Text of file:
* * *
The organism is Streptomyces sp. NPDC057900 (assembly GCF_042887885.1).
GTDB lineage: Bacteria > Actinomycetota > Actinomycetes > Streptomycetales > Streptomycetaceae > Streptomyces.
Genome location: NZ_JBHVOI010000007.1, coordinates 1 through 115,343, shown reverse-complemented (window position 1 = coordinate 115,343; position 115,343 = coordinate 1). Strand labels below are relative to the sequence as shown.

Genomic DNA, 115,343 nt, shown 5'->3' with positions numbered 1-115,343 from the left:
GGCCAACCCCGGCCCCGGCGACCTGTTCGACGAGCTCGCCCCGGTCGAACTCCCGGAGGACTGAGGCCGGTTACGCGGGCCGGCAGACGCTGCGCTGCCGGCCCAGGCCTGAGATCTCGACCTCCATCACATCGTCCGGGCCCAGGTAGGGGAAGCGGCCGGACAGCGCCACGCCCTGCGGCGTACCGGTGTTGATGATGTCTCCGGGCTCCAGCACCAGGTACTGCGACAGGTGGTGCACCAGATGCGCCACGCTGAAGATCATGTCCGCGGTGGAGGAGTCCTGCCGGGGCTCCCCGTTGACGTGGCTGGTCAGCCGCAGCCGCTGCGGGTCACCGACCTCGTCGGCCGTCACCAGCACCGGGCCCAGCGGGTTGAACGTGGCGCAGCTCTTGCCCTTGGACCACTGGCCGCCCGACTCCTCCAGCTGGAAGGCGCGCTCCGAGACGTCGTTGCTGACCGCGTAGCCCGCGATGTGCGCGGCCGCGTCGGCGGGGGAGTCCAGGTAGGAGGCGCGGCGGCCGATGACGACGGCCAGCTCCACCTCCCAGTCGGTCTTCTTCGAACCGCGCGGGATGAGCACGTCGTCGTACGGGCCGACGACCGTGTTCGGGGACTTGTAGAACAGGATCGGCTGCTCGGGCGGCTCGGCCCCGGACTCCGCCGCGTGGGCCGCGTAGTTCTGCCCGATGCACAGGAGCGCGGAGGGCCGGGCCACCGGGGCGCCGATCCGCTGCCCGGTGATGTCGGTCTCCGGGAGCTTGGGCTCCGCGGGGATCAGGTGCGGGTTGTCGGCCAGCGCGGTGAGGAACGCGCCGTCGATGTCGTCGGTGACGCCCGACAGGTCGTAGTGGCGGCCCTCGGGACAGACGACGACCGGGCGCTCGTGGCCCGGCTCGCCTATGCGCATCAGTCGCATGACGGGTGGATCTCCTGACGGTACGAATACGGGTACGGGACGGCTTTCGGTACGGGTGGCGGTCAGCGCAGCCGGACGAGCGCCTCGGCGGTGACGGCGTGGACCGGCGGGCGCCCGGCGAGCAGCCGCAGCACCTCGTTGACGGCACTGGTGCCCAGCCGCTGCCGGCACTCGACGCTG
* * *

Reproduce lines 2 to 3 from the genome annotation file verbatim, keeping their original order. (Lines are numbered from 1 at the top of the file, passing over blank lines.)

GTDB lineage: Bacteria > Actinomycetota > Actinomycetes > Streptomycetales > Streptomycetaceae > Streptomyces.
Genome location: NZ_JBHVOI010000007.1, coordinates 1 through 115,343, shown reverse-complemented (window position 1 = coordinate 115,343; position 115,343 = coordinate 1). Strand labels below are relative to the sequence as shown.